The flooding that killed thousands in Libya’s Derna last month damaged the ruins at the ancient Greek city of Cyrene in the mountains nearby, but it also revealed new archaeological remains there by washing away earth and stones.
Storm Daniel may have caused a meter of rain to fall on the hills of eastern Libya, an unprecedented amount since records began in the mid 19th century scientists say, and water was still flowing through the site when Reuters visited last week.
The flooding caused mud and rubble to pile in Cyrene’s Greek-era baths that will require specialised clearing said local antiquities department official Adel Boufjra.
He warned that although the damage so far has been slight, the flooding may have added to subsidence that could later topple one of the monuments.
While that risks great damage to the picturesque ruins at Cyrene, known locally as Shehat and a draw for travellers since the 18th century, the water has also washed clear a previously unknown Roman drainage system, Boufjra said.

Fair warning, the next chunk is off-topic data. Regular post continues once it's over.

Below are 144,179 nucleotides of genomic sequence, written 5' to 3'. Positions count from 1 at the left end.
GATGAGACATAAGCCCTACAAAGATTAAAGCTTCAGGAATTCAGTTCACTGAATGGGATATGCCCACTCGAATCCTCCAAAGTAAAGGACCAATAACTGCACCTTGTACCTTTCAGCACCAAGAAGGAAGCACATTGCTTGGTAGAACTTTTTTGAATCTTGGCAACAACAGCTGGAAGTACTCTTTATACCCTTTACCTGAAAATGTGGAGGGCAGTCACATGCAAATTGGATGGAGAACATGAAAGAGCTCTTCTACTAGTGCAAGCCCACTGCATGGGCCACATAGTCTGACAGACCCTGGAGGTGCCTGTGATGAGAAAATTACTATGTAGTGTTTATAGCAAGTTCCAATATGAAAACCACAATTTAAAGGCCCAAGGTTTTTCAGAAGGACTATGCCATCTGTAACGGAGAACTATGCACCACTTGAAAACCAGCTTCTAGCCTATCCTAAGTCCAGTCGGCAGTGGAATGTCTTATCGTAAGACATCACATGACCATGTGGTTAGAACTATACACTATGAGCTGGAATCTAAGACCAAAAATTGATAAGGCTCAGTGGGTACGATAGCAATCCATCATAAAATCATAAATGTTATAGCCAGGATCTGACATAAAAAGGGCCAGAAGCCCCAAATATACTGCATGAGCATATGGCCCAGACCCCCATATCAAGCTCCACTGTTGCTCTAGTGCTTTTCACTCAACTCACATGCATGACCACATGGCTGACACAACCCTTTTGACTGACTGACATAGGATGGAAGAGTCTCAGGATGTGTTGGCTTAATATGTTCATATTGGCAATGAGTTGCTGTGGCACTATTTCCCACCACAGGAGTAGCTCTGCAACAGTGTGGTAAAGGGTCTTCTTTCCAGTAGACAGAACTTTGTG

“The flooding has revealed a new site – a water canal that I believe dates back to the Roman era. It is a distinctive discovery for the city,” he said.
Scientists at the World Weather Attribution, an international research group, said climate change had caused up to 50% more rain during the storm than would previously have been the case – underscoring future risks to heritage.
Cyrene was a Greek colony and one of the principle cities of the ancient Hellenic world before becoming a major centre under the Romans until an earthquake destroyed it in 365 C.E.
One of Libya’s five UNESCO World Heritage sites, along with the extensive Roman ruins overlooking the Mediterranean at Sabratha and Leptis Magna, Cyrene’s stone pillared temples stand on a fertile hillside near rocky crags.
(Inputs from Reuters)